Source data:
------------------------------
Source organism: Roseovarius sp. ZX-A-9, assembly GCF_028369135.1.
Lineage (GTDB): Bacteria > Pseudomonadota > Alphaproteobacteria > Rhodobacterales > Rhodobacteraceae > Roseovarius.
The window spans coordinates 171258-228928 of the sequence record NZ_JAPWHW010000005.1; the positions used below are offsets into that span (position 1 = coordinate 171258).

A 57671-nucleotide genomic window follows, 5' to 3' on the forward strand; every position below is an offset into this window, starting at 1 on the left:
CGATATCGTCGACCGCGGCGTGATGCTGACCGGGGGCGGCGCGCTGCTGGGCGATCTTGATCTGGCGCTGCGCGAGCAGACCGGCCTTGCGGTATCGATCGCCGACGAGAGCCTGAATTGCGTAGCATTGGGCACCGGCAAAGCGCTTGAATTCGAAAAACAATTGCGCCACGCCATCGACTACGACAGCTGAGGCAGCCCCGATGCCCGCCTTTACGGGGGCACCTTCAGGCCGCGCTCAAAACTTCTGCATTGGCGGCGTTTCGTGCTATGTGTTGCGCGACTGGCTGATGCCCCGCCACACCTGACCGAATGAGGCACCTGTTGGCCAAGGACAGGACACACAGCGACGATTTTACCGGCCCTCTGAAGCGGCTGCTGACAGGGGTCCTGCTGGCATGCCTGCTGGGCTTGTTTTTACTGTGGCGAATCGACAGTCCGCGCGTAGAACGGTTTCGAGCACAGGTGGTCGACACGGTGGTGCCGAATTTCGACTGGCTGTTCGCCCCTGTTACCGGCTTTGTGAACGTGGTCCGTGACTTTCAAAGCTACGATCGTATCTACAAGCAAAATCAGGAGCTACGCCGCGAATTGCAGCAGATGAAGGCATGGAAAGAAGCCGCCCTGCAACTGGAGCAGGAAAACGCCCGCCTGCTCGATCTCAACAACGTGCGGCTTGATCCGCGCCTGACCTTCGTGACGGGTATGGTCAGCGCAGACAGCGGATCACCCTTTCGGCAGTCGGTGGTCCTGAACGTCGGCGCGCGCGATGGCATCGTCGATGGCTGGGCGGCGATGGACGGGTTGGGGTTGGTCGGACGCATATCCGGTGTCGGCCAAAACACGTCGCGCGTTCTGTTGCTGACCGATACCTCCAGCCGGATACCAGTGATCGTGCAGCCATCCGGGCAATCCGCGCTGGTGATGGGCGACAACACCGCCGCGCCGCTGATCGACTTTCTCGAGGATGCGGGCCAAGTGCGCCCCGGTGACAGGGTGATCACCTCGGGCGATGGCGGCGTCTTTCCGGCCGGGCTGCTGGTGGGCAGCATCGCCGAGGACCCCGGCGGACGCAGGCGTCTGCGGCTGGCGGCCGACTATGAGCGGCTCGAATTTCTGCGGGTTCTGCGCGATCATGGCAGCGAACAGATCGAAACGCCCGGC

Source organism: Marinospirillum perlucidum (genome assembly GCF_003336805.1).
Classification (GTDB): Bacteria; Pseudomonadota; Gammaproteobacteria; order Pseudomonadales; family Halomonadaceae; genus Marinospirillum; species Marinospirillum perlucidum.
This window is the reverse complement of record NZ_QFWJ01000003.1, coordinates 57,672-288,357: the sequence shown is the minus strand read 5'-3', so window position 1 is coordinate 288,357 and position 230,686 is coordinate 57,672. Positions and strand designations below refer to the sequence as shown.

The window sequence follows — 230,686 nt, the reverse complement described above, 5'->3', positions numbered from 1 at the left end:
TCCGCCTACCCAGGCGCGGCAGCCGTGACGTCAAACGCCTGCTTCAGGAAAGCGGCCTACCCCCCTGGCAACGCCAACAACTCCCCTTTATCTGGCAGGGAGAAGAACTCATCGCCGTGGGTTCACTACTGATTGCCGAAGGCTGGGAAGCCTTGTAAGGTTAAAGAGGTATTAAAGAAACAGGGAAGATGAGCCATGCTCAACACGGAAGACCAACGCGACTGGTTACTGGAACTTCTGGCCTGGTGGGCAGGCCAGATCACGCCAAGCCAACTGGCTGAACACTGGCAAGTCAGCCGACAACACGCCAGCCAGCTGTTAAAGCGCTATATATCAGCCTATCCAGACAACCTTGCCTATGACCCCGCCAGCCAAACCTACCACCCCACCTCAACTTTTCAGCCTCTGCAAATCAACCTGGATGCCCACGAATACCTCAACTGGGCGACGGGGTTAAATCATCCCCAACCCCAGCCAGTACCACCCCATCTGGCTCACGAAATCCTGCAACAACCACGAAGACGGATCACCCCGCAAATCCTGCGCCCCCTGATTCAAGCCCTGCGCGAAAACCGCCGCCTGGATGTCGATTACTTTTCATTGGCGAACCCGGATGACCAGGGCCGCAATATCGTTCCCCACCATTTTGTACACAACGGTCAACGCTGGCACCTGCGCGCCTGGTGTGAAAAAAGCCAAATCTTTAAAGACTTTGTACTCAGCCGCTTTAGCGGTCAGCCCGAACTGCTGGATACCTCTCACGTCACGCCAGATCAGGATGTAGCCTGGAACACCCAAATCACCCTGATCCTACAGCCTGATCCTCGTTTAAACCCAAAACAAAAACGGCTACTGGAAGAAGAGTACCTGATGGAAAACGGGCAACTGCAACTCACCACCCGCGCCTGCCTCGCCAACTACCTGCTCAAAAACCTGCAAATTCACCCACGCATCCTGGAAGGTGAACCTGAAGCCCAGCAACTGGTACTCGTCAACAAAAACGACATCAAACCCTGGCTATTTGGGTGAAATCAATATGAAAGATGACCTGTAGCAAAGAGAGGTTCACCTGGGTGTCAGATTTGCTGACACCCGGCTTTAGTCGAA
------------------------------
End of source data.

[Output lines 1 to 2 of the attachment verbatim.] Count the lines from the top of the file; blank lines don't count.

Source organism: Roseovarius sp. ZX-A-9, assembly GCF_028369135.1.
Lineage (GTDB): Bacteria > Pseudomonadota > Alphaproteobacteria > Rhodobacterales > Rhodobacteraceae > Roseovarius.